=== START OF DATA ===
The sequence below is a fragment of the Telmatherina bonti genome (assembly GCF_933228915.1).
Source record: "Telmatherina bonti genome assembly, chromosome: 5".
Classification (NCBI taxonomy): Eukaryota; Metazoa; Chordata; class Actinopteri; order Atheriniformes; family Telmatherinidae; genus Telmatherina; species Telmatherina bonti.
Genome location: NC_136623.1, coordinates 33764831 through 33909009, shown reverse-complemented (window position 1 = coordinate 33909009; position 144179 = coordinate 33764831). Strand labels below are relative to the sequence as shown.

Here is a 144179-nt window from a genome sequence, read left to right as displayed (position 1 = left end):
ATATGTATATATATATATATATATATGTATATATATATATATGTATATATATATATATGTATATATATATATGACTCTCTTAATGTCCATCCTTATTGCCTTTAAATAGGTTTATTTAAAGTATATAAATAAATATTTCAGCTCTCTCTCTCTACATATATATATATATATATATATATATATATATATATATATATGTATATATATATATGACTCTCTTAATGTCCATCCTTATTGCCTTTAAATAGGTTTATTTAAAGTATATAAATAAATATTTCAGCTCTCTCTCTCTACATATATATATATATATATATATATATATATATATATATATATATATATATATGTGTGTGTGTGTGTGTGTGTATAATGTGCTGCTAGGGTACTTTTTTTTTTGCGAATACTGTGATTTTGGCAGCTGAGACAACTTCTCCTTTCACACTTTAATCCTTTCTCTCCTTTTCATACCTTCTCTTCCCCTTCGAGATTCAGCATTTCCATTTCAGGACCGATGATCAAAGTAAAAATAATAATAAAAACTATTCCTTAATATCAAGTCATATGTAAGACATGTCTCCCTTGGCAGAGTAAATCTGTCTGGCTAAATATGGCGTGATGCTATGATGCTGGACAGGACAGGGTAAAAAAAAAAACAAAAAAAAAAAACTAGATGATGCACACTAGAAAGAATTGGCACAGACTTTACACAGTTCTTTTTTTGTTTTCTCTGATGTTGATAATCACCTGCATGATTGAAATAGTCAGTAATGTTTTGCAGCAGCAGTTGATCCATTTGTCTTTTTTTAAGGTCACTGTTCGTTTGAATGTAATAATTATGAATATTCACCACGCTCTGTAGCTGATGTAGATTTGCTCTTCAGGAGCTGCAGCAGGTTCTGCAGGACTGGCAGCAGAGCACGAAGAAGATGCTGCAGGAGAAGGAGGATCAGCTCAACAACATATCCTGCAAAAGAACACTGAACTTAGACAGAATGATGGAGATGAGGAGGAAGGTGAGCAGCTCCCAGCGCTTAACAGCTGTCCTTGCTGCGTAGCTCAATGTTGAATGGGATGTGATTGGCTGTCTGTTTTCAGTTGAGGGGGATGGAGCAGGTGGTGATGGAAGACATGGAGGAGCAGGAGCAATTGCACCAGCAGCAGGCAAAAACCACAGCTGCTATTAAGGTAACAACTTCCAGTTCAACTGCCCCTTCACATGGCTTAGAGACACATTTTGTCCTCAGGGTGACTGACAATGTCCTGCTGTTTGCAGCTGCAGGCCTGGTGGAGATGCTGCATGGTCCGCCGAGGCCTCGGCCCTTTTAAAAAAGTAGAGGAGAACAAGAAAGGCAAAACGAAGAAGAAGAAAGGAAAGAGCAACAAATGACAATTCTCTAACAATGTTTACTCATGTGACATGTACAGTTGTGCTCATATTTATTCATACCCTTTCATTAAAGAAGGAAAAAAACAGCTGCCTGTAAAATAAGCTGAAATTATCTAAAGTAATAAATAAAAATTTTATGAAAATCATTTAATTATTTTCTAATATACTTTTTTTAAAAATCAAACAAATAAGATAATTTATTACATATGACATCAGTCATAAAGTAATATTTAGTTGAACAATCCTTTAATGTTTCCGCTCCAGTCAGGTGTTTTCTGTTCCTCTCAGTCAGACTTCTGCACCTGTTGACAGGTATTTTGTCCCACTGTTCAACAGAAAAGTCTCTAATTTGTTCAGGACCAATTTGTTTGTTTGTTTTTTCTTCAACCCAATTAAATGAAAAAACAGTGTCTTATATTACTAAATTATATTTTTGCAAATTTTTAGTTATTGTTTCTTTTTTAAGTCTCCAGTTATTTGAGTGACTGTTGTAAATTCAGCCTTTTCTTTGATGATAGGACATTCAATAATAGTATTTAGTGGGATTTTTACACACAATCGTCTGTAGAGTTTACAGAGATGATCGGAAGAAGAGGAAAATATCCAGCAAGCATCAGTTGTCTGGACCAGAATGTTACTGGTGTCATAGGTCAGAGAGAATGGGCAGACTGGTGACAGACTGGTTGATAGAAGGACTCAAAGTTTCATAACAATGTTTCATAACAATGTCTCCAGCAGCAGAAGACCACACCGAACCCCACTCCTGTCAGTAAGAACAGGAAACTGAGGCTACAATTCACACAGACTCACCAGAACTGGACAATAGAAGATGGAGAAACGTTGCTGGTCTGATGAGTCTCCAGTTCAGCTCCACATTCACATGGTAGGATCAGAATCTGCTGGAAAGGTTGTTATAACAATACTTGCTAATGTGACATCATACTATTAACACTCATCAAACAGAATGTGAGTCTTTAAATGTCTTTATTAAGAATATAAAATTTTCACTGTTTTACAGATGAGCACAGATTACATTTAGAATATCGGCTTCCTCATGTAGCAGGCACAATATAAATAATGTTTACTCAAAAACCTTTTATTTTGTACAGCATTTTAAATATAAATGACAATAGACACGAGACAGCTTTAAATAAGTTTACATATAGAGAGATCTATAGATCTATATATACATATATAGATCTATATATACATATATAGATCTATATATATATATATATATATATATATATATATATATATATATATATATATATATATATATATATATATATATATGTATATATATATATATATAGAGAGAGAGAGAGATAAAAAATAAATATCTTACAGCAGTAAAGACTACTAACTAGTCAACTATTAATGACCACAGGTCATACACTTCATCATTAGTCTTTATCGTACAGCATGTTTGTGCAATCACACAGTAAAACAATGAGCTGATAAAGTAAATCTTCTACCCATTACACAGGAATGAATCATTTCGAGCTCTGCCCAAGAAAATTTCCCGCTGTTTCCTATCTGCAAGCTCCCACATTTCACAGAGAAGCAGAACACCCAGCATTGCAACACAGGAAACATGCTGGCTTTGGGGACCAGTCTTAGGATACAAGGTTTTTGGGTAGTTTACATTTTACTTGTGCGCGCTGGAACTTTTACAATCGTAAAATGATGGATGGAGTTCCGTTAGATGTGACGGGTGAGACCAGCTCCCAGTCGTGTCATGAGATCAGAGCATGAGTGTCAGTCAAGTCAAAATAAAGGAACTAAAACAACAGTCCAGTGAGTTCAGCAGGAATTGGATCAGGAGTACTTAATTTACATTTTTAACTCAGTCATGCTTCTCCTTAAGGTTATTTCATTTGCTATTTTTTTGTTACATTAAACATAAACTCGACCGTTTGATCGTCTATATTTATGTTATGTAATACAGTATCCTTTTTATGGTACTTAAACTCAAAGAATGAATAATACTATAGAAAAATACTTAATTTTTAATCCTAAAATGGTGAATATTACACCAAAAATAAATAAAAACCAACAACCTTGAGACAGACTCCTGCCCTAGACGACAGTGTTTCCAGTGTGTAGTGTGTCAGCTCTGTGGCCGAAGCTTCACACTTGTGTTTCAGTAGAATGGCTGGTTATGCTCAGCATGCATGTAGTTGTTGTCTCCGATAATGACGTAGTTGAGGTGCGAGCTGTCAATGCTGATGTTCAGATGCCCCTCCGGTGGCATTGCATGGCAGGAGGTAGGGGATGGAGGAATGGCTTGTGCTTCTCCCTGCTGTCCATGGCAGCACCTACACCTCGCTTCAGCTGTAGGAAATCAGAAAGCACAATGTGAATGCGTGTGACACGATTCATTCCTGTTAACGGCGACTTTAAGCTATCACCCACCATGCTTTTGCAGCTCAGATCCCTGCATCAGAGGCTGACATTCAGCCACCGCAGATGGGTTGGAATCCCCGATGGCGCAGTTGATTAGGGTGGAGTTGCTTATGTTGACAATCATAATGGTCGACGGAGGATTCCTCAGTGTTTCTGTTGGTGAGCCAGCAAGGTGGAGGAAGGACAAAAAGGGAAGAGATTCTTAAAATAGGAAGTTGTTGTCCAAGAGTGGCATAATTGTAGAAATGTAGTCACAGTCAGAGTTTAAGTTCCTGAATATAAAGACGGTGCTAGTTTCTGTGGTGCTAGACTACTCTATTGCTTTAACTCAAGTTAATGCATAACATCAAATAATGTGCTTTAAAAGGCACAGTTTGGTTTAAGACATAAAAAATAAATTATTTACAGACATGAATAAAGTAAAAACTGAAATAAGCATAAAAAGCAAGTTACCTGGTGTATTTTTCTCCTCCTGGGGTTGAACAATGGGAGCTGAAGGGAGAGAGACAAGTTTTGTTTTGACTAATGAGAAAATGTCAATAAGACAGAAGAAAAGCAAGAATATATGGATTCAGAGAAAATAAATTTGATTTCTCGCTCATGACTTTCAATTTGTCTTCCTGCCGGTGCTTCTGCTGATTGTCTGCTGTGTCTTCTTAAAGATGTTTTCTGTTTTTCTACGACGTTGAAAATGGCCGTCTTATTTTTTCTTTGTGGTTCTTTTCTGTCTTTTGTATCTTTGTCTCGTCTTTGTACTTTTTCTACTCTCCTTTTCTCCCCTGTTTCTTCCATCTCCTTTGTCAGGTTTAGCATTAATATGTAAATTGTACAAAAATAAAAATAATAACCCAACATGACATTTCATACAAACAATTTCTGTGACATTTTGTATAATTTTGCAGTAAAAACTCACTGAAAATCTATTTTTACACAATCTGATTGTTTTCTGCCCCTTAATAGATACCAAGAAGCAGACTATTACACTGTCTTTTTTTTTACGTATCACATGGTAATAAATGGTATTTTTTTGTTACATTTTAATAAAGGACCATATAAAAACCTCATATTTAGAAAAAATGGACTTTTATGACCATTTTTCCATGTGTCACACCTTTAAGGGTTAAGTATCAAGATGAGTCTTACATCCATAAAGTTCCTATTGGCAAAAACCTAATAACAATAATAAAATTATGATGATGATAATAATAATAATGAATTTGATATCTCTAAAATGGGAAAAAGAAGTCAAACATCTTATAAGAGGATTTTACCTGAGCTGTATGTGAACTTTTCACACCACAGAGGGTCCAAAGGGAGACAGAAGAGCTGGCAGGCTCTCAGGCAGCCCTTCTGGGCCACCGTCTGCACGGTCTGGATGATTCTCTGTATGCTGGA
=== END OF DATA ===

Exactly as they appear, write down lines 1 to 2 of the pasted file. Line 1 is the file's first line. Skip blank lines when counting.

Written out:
The sequence below is a fragment of the Telmatherina bonti genome (assembly GCF_933228915.1).
Source record: "Telmatherina bonti genome assembly, chromosome: 5".